Interesting Books (technical)
This page describes some books that I find particularily interesting.
Hopefully, you'll find some of them interesting also.
I've read a lot of books and I've enjoyed most of them.
Consequently, this page will almost certainly never be finished.
I'll try to add to it from time to time.
I've included ISBN numbers where I know them (some of my books are too
old to have ISBN numbers on them).
Please click on the category that you are interested in
- Lions' Commentary on UNIX® 6th Edition with Source Code by
John Lions; published by Peer-to-Peer Communications; Copyright © 1997
Originally written in 1977, this book provides an excellent commentary
on how an OS kernel actually works.
Don't be put off by the fact that the version of Unix described is quite
old (eg. no networking support). The Unix 6th Edition kernel provided all
of the key structure needed by essentially any modern operating system.
Unfortunately, licensing and trade secret considerations prevented the
publication of this book until 1996.
Fortunately, a few copies of the original work leaked out and it
didn't take long for copies to proliferate around the world (I got my
first copy back in 1978).
This is a true classic of computing science literature.
It is a must read for any serious student of operating systems.
- The Design and Implementation of the 4.3BSD UNIX®
Operating System by Samuel J. Leffler, Marshall Kirk McKusick,
Michael J. Karels and John S. Quarterman;
published by Addison Wesley; Copyright © 1989 Addison Wesley;
An excellent description of how the 4.3BSD kernel works.
Whereas the Lions book is a commentary on the actual source code, this
book's approach is to talk about the 4.3BSD kernel from a data structures
and algorithms perspective.
I believe that an updated version of this book covering the 4.4BSD kernel
has been published although I don't have a copy.
- The USENIX Association and O'Reilly & Associates, Inc.
have published an excellent set of reference manuals for 4.4BSD.
The manuals are (were?) available as a five volume plus CD-ROM set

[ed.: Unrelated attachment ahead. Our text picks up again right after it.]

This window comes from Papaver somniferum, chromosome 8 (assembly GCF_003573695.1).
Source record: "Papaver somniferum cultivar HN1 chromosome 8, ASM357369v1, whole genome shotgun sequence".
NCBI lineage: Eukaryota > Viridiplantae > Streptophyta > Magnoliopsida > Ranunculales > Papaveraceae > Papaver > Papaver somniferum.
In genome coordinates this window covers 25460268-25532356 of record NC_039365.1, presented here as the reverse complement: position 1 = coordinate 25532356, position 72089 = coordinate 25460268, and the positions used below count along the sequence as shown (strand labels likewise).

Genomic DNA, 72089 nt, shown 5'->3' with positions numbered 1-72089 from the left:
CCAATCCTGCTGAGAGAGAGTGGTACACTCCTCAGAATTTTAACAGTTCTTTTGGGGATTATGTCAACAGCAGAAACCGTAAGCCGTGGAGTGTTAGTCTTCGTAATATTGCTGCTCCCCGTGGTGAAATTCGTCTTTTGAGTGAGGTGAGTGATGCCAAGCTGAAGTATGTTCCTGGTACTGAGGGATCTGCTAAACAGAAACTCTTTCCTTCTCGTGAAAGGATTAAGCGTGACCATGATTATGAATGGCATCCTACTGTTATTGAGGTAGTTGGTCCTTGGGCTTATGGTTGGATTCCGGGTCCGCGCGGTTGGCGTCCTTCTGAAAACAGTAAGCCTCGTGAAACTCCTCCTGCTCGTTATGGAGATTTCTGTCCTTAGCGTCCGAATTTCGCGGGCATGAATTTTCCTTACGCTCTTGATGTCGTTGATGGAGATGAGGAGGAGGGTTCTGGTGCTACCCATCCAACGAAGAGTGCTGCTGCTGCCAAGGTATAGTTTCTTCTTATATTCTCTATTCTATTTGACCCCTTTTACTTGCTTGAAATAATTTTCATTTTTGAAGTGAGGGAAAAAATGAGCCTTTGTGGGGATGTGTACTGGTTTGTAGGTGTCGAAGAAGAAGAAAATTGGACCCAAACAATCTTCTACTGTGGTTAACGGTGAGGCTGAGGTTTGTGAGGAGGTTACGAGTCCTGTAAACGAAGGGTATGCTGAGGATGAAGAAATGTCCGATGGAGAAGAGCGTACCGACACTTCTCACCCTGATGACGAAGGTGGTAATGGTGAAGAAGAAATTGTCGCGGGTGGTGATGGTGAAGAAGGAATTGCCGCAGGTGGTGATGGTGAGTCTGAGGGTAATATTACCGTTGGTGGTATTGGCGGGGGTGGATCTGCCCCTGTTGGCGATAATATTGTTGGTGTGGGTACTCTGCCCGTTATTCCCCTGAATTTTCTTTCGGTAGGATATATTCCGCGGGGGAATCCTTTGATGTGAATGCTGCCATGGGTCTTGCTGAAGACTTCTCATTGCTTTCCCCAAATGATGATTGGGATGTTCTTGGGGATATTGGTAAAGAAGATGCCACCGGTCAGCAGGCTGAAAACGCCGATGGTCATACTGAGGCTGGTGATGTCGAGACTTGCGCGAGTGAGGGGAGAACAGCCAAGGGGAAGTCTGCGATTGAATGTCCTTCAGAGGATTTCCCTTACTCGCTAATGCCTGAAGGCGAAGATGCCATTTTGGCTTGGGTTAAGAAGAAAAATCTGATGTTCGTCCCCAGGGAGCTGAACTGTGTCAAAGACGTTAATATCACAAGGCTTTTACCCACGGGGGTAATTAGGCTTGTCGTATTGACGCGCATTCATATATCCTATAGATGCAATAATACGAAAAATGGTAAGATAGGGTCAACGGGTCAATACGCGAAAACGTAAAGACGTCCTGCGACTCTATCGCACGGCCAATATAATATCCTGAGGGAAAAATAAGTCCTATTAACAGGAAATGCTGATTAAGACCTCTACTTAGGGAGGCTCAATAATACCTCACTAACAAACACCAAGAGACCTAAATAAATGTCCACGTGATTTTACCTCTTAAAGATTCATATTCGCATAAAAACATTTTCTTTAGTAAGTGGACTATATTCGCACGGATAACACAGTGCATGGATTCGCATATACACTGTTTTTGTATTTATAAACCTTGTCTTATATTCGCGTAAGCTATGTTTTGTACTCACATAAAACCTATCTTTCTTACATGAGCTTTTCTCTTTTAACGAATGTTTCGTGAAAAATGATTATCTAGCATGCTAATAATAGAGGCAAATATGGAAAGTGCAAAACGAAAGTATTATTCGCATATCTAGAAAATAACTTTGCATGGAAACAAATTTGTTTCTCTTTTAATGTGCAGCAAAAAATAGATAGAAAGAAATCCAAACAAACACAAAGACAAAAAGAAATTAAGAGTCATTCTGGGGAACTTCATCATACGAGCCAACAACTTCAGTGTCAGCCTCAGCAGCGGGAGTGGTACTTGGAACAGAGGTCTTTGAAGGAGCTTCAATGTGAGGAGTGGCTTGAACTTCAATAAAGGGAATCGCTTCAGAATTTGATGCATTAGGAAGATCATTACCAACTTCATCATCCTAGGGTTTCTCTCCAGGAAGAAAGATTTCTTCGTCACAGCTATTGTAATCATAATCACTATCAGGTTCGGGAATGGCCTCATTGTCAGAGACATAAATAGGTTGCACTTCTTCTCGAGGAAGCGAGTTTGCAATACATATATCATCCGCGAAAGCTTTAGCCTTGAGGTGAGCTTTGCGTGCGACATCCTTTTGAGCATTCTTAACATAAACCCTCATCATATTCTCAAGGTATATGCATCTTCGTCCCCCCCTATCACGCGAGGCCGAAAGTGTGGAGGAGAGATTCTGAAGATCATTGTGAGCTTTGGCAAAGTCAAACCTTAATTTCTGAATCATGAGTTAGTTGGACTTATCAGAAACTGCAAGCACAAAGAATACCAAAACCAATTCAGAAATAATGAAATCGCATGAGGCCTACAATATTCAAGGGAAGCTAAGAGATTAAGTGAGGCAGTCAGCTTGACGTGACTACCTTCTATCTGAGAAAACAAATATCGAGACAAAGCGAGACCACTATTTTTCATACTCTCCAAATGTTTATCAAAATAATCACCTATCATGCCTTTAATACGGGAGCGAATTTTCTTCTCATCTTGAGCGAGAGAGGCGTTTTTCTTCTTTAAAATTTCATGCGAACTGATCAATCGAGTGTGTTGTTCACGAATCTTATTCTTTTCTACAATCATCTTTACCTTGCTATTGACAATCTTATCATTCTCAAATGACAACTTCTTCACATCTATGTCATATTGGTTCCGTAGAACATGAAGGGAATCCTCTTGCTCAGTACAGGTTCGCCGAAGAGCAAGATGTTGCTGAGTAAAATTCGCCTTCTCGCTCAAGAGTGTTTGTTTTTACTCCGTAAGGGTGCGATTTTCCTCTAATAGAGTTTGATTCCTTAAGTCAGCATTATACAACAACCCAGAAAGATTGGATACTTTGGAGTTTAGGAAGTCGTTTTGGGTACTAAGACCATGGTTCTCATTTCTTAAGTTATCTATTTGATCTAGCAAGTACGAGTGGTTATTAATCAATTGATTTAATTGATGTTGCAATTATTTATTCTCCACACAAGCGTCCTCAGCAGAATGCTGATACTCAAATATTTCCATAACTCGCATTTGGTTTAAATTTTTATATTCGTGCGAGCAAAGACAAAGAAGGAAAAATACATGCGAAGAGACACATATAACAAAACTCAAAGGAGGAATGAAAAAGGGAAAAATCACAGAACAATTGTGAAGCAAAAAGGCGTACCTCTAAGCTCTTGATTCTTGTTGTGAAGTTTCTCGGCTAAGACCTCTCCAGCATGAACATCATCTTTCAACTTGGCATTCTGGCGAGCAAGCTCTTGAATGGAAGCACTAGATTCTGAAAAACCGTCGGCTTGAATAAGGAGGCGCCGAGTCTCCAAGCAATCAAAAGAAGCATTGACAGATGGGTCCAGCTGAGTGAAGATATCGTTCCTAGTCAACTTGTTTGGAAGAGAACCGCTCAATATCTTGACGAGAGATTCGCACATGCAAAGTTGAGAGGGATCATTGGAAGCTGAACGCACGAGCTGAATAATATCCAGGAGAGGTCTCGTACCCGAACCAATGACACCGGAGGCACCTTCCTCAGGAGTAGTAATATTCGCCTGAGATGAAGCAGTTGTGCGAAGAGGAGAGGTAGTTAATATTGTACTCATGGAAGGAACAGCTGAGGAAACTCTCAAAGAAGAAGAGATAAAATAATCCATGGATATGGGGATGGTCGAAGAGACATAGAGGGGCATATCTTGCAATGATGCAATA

(ISBN 1-56592-082-1) or individually.
The manuals in the set are:
- 4.4BSD Programmer's Reference Manual;
- 4.4BSD Programmer's Supplementary Documents;
- 4.4BSD System Manager's Manual; ISBN 1-56592-080-5.
- 4.4BSD User's Reference Manual; ISBN 1-56592-075-9.
- 4.4BSD User's Supplementary Documents; ISBN 1-56592-076-7.
- 4.4BSD-Lite CD-ROM Companion; ISBN 1-56592-092-9.
The Programmer's Supplementary Documents manual
includes the truly excellent An Introductory 4.4BSD Interprocess
An Advanced 4.4BSD Interprocess Communication Tutorial chapters.
These are the standard references for Berkeley socket programming.
Have a look here for some on-line links to these
- The Snobol4 Programming Language second edition;
by R.E. Griswold, J.F. Poage and I.P. Polonsky;
published by Prentice-Hall;
Copyright © Bell Telephone Laboratories, Incorporated, 1971, 1968.
This book describes Snobol4, one of my all time favourite programm languages.
Unfortunately, the book has been out of print for years.
Look here for a bit more information
Writing Portable Software
- Porting Unix Software;
by Greg Lehey;
published by O'Reilly & Associates, Inc.;
Copyright © 1995 O'Reilly & Associates, Inc.;
A good discussion of the issues involved in porting software between
different versions of Unix.
Actually, the real reason that this book appears in this
list could be because my name appears in it on page 191.
In case you're wondering, I didn't buy five copies for my mother although I
did show her page 191!
- POSIX Programmer's Guide Writing Portable Unix Programs;